There is a pile of books stacked on a tiny children’s chair at Rachel Robson’s feet. A multi-colored tower of bright yellow, purple, blue. With monsters, and little girls, and uncomfortable emojis. And all of them feature – in some way – anxiety.
In the next aisle over in the Gleebooks store in Sydney’s Glebe, where Robson works as a children’s book specialist, there is a shelf packed tight with picture books. It used to be filled with books about using the potty and different families – but now it is dominated by books about feelings, emotional literacy and “a lot of anxiety”.
Over the last few years, there has been a movement within children’s publishing towards more and more books about emotional wellbeing. Books such as The Worrying Worries, Hey Warrior, In My Heart: A Book of Feelings have sold in droves and, against a backdrop of reports of increasing rates of mental ill health in children, the publishing world has responded.
“There’s always been books for toddlers and young kids about feelings, and exploring the range of feelings, positive and what we might call negative feelings,” says Angela Crocombe, Readings bookshop kids and digital content coordinator. “But definitely in the past two years there’s been an increase in those general feelings books, and I would say in the last year there’s been a big increase in books on anxiety, books on depression – whether it’s in the parent or the child – and a lot of books on mindfulness. Yoga for children has just boomed.
“There’s so many books.”
Anna McFarlane, publisher for children and young adults at Allen & Unwin, rattles off a list of coming titles. Last month they published Take A Breath by Sujean Rim about an anxious baby bird who uses mindfulness techniques to overcome its fear of flying, but there are many more such books on the cards. “We have definitely been actively pursuing books that are addressing this more head-on,” she says.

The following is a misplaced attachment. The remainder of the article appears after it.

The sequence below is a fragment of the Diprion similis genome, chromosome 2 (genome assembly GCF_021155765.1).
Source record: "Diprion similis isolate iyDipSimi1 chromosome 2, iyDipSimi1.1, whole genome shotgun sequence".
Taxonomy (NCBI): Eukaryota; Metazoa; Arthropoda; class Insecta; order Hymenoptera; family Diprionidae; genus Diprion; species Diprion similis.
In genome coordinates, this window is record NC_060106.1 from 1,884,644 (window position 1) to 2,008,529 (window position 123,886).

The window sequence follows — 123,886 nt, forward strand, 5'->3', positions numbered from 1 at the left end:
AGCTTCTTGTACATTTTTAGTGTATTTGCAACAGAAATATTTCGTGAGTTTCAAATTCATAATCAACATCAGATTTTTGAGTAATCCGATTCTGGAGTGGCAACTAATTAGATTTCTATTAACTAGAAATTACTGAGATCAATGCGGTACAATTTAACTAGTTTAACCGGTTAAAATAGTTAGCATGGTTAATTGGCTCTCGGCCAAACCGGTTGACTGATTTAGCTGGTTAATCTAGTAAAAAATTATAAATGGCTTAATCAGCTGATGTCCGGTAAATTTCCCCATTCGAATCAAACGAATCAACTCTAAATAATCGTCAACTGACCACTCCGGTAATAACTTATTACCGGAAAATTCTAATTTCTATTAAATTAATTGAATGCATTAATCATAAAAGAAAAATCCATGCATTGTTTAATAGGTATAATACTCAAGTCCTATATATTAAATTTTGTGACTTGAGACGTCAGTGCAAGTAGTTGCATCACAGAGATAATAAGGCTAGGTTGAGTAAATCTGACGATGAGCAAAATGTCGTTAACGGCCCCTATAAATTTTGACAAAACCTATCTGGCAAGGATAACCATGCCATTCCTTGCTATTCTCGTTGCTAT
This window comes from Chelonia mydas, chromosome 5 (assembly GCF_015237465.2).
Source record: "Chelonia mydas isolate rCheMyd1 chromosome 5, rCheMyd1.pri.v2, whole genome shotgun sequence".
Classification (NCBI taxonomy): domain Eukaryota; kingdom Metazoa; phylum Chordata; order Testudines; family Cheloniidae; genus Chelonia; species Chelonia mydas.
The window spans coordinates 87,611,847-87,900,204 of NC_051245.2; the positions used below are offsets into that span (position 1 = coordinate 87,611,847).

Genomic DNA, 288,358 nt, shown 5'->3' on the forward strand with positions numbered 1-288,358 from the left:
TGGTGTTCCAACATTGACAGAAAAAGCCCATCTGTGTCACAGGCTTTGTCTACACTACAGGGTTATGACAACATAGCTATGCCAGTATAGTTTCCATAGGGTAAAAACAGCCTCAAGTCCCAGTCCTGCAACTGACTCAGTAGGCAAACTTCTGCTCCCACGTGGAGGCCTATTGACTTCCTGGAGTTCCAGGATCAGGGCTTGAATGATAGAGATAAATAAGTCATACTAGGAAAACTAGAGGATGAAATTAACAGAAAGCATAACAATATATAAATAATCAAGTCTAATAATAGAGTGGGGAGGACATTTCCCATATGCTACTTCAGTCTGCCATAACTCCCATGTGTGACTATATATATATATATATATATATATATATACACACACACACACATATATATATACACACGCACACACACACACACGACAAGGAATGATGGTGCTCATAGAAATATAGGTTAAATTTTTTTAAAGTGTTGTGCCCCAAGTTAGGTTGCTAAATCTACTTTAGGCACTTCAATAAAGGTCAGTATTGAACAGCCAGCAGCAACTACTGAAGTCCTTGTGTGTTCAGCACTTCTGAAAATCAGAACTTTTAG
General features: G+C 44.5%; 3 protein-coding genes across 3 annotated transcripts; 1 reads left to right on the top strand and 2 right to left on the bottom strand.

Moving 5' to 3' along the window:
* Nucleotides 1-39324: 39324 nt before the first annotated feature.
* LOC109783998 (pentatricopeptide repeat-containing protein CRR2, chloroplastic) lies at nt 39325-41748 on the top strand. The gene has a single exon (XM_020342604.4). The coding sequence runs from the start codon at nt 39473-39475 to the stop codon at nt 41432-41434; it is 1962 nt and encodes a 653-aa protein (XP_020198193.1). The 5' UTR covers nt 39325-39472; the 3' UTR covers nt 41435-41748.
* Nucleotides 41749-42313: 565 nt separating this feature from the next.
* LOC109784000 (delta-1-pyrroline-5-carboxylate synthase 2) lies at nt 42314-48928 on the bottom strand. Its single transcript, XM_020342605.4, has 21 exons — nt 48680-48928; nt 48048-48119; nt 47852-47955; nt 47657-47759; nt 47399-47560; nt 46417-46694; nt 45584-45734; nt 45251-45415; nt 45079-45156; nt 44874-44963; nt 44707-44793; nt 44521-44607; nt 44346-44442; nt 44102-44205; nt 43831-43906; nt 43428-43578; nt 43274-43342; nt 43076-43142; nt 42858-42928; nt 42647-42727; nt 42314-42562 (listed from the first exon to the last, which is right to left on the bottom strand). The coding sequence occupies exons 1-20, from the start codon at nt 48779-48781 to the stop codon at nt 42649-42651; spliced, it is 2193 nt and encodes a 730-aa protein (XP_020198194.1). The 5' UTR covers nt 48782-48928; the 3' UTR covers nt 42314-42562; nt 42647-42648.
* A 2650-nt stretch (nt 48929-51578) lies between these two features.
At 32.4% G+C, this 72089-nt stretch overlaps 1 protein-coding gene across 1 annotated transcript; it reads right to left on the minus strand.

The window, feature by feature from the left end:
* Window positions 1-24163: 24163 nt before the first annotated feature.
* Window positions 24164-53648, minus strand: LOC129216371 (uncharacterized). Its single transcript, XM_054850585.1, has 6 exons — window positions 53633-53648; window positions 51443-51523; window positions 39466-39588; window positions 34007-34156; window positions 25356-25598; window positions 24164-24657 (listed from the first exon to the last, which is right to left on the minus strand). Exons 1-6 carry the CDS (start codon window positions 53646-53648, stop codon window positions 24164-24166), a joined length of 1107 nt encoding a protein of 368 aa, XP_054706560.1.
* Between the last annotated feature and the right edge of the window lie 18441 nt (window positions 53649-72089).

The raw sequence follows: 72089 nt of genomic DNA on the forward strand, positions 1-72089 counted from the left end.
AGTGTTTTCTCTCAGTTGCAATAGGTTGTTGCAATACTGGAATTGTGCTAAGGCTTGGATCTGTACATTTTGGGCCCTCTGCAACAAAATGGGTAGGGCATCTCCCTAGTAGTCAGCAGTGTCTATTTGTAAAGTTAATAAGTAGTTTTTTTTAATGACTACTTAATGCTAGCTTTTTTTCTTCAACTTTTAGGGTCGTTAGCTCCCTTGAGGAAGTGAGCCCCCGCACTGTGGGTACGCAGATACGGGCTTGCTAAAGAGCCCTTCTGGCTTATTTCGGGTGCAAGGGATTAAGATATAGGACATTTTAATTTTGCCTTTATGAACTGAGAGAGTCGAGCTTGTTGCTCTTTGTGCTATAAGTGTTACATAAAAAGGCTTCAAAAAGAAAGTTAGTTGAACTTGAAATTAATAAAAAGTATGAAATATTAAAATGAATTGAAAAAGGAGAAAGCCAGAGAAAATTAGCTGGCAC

McFarlane’s team witness the mental health problems concerning many young children, and the “really solid sales” of books like The Problem with Problems by Rachel Rooney. “We could see there’s obviously a market for this,” she says. “We could see there was a hunger.”
“It’s fascinating,” says Miriam Rosenbloom, publisher at children’s books specialist Scribble. At the Bologna book fair this year, she was struck with all the books on emotional literacy and kindness. International publishers have told her their slates are too full of feelings books to take on any more.
For Rosenbloom, part of the reason is cyclical. She remembers a lot of values-based books growing up in the 1980s, but since then those kinds of books became “really on the nose”, she says.“Too didactic, or whatever.”
“I also think it’s to do with attitudes around parenting, which have really changed a lot,” she says. Parents now are more aware of the need to emotionally support children, give them emotional vocabulary, honor their feelings.
‘I never read these books as a child’
The trend is not limited to picture books. “In children’s fiction, which is the nine to 12-year-old range, we’re seeing huge amounts of anxious characters,” says Gleebooks Robson.
She leafs through books in the pile. Sick Bay by Nova Weetman, about a child with anxiety who makes friends which a diabetic child in sick bay, “has been consistently huge for us for a number of years”. Guts, a graphic novel by Raina Telgemeier – “I actually cried when I read this”. Last year’s Children Book Council of Australia’s book of the year was Aster’s Good Right Thing by Kate Gordon, which features a main character with anxiety who is on the autism spectrum.